Noted for August 30, 2013
Whiskey Tango Foxtrot Kansas City Bang Query: 102F @ 5:30 PM

A Comment on a Talk by Warren Mosler...


In the Tinbergen setup, we have two instruments--fiscal policy and monetary policy--and three targets: full employment, price stability, and a stable debt trajectory.

Abba Lerner's intuition back during World War II--which he developed right here in Kansas City--was that there was some sort of "divine coincidence" by which there was at least one combination of fiscal and monetary policy that achieved full employment and price stability and yet also had a stable debt trajectory.

Lerner's argument was essentially an argument by construction. Pick fiscal and monetary policies that produce full employment and price stability. Look at the debt trajectory. If the debt trajectory is unsustainable, then ease monetary policy by some amount {delta}M and tighten fiscal policy by some amount {delta}G in order to keep output at potential, and thus produce no additional upward pressure on inflation. The easing of monetary policy reduces interest rates on the outstanding debt; the tightening of fiscal policy reduces the flow deficit; the net effect is to reduce the slope of the debt trajectory. Look at the debt trajectory again. Is it sustainable? If not, tighten fiscal policy and ease monetary policy some more. Continue this process until the debt trajectory is no longer explosive.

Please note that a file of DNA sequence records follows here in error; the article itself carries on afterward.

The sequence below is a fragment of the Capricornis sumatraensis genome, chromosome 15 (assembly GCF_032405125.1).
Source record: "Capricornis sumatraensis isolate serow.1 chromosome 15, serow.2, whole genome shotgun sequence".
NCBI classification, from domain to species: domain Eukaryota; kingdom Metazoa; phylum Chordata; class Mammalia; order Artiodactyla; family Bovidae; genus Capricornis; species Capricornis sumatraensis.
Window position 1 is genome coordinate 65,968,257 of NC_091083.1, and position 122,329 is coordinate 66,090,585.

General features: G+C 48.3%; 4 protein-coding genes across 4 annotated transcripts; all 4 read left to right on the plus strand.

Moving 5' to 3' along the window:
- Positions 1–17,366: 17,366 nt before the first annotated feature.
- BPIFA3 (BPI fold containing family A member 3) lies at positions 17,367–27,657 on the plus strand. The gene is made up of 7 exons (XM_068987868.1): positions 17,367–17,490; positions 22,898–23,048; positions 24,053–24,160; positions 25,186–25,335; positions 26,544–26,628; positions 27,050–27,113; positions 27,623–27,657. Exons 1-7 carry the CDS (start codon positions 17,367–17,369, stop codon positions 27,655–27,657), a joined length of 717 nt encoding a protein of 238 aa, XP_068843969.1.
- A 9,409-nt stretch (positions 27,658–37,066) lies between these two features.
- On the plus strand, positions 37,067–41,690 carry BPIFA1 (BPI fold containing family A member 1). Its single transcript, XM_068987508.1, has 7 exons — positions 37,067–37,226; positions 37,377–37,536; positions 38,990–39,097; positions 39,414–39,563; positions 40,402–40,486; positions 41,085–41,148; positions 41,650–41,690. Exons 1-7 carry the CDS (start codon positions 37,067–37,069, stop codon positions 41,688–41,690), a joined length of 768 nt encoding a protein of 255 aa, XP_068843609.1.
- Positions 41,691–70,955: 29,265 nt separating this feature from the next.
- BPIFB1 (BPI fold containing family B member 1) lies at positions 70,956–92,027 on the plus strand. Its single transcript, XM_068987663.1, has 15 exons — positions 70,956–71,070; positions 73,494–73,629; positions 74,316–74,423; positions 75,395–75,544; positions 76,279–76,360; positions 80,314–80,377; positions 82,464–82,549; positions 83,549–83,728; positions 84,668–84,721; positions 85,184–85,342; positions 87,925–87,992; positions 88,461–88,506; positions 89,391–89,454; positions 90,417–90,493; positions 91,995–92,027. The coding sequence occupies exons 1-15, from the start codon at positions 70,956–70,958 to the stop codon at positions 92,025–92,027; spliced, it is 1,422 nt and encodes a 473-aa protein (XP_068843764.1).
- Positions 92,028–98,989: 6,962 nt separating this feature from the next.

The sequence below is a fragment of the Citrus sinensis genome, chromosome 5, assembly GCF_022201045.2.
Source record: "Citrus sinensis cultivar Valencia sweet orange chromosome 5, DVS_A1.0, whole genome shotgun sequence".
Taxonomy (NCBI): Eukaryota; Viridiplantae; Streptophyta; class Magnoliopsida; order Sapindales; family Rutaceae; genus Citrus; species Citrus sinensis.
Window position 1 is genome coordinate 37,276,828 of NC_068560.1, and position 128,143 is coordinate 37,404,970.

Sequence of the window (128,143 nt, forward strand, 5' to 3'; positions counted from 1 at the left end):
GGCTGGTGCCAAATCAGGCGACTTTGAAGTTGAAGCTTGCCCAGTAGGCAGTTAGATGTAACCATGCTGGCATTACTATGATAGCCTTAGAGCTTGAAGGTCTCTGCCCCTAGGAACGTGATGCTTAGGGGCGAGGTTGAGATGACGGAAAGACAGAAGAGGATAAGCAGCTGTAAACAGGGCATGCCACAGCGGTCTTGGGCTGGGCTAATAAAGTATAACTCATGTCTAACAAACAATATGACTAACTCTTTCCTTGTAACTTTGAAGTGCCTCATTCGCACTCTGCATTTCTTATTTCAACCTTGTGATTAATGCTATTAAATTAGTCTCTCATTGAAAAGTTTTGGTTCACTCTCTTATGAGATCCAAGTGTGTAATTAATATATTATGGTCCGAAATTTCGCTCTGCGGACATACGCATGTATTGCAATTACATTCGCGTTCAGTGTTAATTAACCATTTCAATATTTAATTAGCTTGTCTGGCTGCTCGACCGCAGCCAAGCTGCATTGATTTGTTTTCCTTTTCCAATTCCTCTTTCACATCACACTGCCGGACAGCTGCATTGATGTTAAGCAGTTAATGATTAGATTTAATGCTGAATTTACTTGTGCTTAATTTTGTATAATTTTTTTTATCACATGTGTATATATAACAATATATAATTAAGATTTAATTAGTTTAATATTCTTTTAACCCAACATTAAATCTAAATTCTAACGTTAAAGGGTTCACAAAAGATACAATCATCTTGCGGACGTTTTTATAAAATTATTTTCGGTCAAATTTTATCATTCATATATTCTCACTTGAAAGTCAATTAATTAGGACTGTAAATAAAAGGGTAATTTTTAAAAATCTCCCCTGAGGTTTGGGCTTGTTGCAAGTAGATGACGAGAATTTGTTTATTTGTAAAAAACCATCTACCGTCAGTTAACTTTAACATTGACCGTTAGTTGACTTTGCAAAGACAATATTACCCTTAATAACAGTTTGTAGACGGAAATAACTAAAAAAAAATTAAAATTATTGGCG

A disproof of Lerner thus seems to require that you reach a point where there is (a) full employment, (b) price stability, (c ) an explosive deficit path--but that (d) you cannot then tighten fiscal policy because the political system won't let you. Thus the debt continues on an explosive nominal path, and that explosive nominal path sweeps price stability away with it.

On this interpretation, at least as long as we stay within the Lernerian universe, it is possible to make arguments that we have to settle for a sub-full employment economy now because of the burden of outstanding debt. But such arguments seem to require (i) a belief that the political system will not allow a sufficiently countercyclical and tight-enough fiscal policy when we reach full employment, (ii) so we cannot run a sufficiently countercyclical and loose-enough fiscal policy now, and (iii) our monetary policy options are very limited once we hit the ZLB.

Is there another way to break Lerner's argument as long as we believe in the accelerationist Phillips curve--as long as we believe that full employment also produces inflation outcomes equal to inflation expectations?